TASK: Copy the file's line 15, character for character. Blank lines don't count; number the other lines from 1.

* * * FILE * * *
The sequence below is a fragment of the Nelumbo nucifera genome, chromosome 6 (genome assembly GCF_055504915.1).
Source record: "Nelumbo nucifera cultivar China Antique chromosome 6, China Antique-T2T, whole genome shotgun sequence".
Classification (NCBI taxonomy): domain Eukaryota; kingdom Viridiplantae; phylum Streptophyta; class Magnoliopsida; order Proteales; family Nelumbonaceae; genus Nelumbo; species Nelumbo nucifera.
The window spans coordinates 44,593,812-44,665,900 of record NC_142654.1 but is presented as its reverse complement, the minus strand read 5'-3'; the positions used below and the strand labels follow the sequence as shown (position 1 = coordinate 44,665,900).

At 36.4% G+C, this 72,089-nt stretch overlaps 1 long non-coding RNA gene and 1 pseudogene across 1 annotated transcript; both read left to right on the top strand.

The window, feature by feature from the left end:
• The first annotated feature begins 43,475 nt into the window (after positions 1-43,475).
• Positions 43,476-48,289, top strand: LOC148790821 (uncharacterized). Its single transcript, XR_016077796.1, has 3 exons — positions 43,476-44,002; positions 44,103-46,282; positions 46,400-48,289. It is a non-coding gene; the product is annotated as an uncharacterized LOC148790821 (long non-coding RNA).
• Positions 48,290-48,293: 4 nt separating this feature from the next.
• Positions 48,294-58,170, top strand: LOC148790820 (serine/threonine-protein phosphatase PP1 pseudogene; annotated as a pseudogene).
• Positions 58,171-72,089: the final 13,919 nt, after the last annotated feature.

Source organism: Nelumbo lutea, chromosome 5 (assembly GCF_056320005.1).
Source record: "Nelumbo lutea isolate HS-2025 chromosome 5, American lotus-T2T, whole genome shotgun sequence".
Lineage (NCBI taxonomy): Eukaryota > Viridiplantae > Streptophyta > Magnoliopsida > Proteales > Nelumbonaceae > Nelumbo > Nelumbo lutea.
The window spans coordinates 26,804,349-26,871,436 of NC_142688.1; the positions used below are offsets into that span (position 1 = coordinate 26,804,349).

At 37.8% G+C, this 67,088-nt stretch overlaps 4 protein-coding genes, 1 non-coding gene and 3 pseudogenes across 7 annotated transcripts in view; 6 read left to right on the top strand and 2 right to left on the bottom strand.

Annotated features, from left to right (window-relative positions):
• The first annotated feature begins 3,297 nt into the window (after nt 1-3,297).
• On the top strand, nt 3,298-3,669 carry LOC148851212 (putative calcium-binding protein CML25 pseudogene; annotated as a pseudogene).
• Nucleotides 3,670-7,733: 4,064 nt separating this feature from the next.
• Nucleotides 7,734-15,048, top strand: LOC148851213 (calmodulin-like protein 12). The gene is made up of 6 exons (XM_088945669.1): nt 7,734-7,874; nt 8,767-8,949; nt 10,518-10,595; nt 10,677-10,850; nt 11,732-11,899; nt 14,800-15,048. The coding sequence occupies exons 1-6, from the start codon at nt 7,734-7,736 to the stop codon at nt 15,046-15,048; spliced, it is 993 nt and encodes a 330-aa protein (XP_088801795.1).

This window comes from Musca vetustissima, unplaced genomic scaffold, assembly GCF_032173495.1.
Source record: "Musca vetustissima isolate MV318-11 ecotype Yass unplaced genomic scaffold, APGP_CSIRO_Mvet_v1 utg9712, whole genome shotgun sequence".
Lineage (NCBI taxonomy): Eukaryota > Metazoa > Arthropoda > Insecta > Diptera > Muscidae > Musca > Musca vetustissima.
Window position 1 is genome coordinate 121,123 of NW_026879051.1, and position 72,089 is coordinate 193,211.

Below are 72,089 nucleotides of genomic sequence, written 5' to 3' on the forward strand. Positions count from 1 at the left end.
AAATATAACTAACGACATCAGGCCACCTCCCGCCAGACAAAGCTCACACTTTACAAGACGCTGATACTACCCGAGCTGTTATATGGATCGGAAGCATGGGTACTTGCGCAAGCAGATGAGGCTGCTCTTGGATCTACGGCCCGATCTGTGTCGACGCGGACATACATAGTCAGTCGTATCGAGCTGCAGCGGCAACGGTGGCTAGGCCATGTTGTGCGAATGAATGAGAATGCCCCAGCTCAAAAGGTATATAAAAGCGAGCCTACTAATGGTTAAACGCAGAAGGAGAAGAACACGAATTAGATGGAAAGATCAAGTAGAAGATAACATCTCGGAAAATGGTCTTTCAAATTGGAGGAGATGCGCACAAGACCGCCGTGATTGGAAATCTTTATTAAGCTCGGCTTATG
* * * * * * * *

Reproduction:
The window spans coordinates 26,804,349-26,871,436 of NC_142688.1; the positions used below are offsets into that span (position 1 = coordinate 26,804,349).